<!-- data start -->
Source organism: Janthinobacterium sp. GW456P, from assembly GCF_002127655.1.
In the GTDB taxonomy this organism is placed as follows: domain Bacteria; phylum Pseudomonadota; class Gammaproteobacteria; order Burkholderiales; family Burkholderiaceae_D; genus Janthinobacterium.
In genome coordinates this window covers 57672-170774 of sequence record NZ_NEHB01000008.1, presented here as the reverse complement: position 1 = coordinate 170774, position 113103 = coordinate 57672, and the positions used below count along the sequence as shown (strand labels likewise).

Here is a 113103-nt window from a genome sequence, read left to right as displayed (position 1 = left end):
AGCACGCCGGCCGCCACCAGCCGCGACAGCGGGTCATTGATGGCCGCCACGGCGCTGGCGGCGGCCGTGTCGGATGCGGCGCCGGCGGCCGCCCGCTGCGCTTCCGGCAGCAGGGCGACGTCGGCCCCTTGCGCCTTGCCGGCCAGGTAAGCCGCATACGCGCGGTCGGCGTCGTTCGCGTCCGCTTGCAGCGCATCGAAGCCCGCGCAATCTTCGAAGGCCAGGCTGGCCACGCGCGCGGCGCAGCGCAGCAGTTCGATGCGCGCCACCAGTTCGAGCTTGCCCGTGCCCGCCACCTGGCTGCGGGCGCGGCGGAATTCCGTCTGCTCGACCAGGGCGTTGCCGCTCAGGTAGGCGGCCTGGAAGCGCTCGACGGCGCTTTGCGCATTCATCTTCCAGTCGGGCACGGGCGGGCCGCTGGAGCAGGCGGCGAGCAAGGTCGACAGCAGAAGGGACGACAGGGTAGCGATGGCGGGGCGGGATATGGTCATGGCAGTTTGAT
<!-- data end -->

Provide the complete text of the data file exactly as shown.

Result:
Source organism: Janthinobacterium sp. GW456P, from assembly GCF_002127655.1.
In the GTDB taxonomy this organism is placed as follows: domain Bacteria; phylum Pseudomonadota; class Gammaproteobacteria; order Burkholderiales; family Burkholderiaceae_D; genus Janthinobacterium.
In genome coordinates this window covers 57672-170774 of sequence record NZ_NEHB01000008.1, presented here as the reverse complement: position 1 = coordinate 170774, position 113103 = coordinate 57672, and the positions used below count along the sequence as shown (strand labels likewise).

Here is a 113103-nt window from a genome sequence, read left to right as displayed (position 1 = left end):
AGCACGCCGGCCGCCACCAGCCGCGACAGCGGGTCATTGATGGCCGCCACGGCGCTGGCGGCGGCCGTGTCGGATGCGGCGCCGGCGGCCGCCCGCTGCGCTTCCGGCAGCAGGGCGACGTCGGCCCCTTGCGCCTTGCCGGCCAGGTAAGCCGCATACGCGCGGTCGGCGTCGTTCGCGTCCGCTTGCAGCGCATCGAAGCCCGCGCAATCTTCGAAGGCCAGGCTGGCCACGCGCGCGGCGCAGCGCAGCAGTTCGATGCGCGCCACCAGTTCGAGCTTGCCCGTGCCCGCCACCTGGCTGCGGGCGCGGCGGAATTCCGTCTGCTCGACCAGGGCGTTGCCGCTCAGGTAGGCGGCCTGGAAGCGCTCGACGGCGCTTTGCGCATTCATCTTCCAGTCGGGCACGGGCGGGCCGCTGGAGCAGGCGGCGAGCAAGGTCGACAGCAGAAGGGACGACAGGGTAGCGATGGCGGGGCGGGATATGGTCATGGCAGTTTGAT